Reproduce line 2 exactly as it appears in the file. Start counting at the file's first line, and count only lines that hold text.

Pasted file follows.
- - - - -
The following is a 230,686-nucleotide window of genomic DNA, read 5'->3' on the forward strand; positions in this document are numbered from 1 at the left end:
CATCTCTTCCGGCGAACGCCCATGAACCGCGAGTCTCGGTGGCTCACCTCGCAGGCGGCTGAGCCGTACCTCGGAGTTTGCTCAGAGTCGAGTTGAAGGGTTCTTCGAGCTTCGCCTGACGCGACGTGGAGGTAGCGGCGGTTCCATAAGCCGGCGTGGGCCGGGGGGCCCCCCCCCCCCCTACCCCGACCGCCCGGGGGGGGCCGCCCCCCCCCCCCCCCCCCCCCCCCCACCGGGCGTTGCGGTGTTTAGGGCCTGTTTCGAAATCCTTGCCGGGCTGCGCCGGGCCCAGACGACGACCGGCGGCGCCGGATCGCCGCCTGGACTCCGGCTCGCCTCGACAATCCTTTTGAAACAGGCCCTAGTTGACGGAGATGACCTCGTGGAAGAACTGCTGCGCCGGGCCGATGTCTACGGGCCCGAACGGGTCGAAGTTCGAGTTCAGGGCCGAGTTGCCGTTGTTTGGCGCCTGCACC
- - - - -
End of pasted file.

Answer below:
CATCTCTTCCGGCGAACGCCCATGAACCGCGAGTCTCGGTGGCTCACCTCGCAGGCGGCTGAGCCGTACCTCGGAGTTTGCTCAGAGTCGAGTTGAAGGGTTCTTCGAGCTTCGCCTGACGCGACGTGGAGGTAGCGGCGGTTCCATAAGCCGGCGTGGGCCGGGGGGCCCCCCCCCCCCCTACCCCGACCGCCCGGGGGGGGCCGCCCCCCCCCCCCCCCCCCCCCCCCCACCGGGCGTTGCGGTGTTTAGGGCCTGTTTCGAAATCCTTGCCGGGCTGCGCCGGGCCCAGACGACGACCGGCGGCGCCGGATCGCCGCCTGGACTCCGGCTCGCCTCGACAATCCTTTTGAAACAGGCCCTAGTTGACGGAGATGACCTCGTGGAAGAACTGCTGCGCCGGGCCGATGTCTACGGGCCCGAACGGGTCGAAGTTCGAGTTCAGGGCCGAGTTGCCGTTGTTTGGCGCCTGCACC